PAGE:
at System.Text.EncoderExceptionFallbackBuffer.Fallback(Char charUnknown, Int32 index)
at System.Text.EncoderFallbackBuffer.InternalFallback(Char ch, Char*& chars)
at System.Text.UTF8Encoding.GetByteCount(Char* chars, Int32 count, EncoderNLS baseEncoder)
at System.Text.UTF8Encoding.GetByteCount(String chars)
at System.IO.BinaryWriter.Write(String value)
at Microsoft.Build.BackEnd.NodePacketTranslator.NodePacketWriteTranslator.TranslateDictionary(Dictionary`2& dictionary, IEqualityComparer`1 comparer)
at Microsoft.Build.Execution.BuildParameters.Microsoft.Build.BackEnd.INodePacketTranslatable.Translate(INodePacketTranslator translator)
at Microsoft.Build.BackEnd.NodePacketTranslator.NodePacketWriteTranslator.Translate[T](T& value, NodePacketValueFactory`1 factory)
at Microsoft.Build.BackEnd.NodeConfiguration.Translate(INodePacketTranslator translator)
at Microsoft.Build.BackEnd.NodeProviderOutOfProcBase.NodeContext.SendData(INodePacket packet)
...

OK, so it doesn't like a character. But a character in WHAT? Well, we'd assume a source file, but it's important to remember that there's other pieces of input to a compiler like path names, environment variables, commands passed to the compiler as switches, etc.

It says Index 1321 which seems pretty far into a string before it gets mad. I asked a few people inside and Sara Joiner says:

It looks like the only place in BuildParameters that we call TranslateDictionary is when transferring the state of the environment [variables] across the wire. 

Ah, so this is splitting up name-value pairs that are the environment variables! David Kean says "ask him what his PATH looks like." I ask and I get almost 2000 bytes of PATH! It's a HUGE path, it looks like it may even have been duplicated and appended to itself a few times.

Here's just a bit of the PATH in question. See anything?

\;C:\PROGRA~1\DISKEE~1\DISKEE~1\;C:\Program Files (x86)\Windows Kits\8.0\Windows
Performance Toolkit\;C:\Program Files\Microsoft SQL
Server\110\Tools\Binn\;C:\Program Files\Microsoft\Web Platform
Installer\;C:\Program Files\TortoiseSVN\binVN\???p??;C:\Program
Files\TortoiseSVN\bin;C:\PHP\;C:\progra~1\NVIDIA
Corporation\PhysX\Common;C:\progra~2\Common Files\Microsoft Shared\Windows
Live;C:\progra~1\Common Files\Microsoft Shared\Windows
Live;C:\q\w32;C:\Windows\system32;C:\Windows;C:\Windows\System32\Wbem;
C:\Windows\System32\WindowsPowerShell\v1.0\;C:\progra~2\WIDCOMM\Bluetooth
Software\;C:\progra~2\WIDCOMM\Bluetooth

See those ??? marks? That doesn't feel like question marks to me. I open the result of "SET > env.txt" as a binary file in Visual Studio and it looks like it's 3Fs, which are ? marks.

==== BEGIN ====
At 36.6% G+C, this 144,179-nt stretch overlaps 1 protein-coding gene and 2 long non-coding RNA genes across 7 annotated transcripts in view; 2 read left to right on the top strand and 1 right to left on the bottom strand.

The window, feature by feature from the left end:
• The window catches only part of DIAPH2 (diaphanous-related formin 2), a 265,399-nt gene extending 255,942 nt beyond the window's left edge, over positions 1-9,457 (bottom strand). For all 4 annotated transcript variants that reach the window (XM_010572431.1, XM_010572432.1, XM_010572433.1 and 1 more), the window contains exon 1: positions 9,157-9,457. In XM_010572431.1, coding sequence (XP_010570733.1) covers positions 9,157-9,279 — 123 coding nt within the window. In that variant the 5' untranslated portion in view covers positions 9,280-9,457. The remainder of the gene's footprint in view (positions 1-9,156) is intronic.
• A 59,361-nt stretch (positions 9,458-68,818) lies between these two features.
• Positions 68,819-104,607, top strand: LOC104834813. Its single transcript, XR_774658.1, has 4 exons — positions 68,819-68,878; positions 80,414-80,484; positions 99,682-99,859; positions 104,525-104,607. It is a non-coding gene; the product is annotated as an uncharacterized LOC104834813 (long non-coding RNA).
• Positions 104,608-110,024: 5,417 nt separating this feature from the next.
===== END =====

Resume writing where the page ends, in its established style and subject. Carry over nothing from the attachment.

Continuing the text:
I think the text file was converted to ANSI

This makes me think that there's unicode goo in the PATH that was converted to ANSI with it was piped. Phrased differently, this text file isn't reality.

However, elsewhere in the Windows UI his PATH variable looks like different.

C:\Program Files\TortoiseSVN\binVN\�侱ᤣp䥠؉;

Sometimes that corruption in the path looks like this and you might assume it's Chinese. No, it's corruption that's getting interpreted as Unicode. Interestingly the error said the naughty character was 0xD97C which is &#0xD97C; � which implies to me that something got stripped out at some point in processing and turned into the Unicode equivalent of 'uh...' Regardless, it's wrong and it needs to be removed.

I ask him if cleaning his PATH worked and the customer just send me a one line response via email...the best kind of response:

========== Build: 12 succeeded, 0 failed, 0 up-to-date, 0 skipped ==========

Yay! I hope this helps the next person who goes aGoogling for the answer and thought they were alone. Thanks to David Kean, Sara Joiner and Srinivas Nadimpalli for looking at the call stack and guessing at solutions with me!

Any insights, Dear Reader?


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About Scott

Scott Hanselman is a former professor, former Chief Architect in finance, now speaker, consultant, father, diabetic, and Microsoft employee. He is a failed stand-up comic, a cornrower, and a book author.

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Disclaimer: The opinions expressed herein are my own personal opinions and do not represent my employer's view in any way.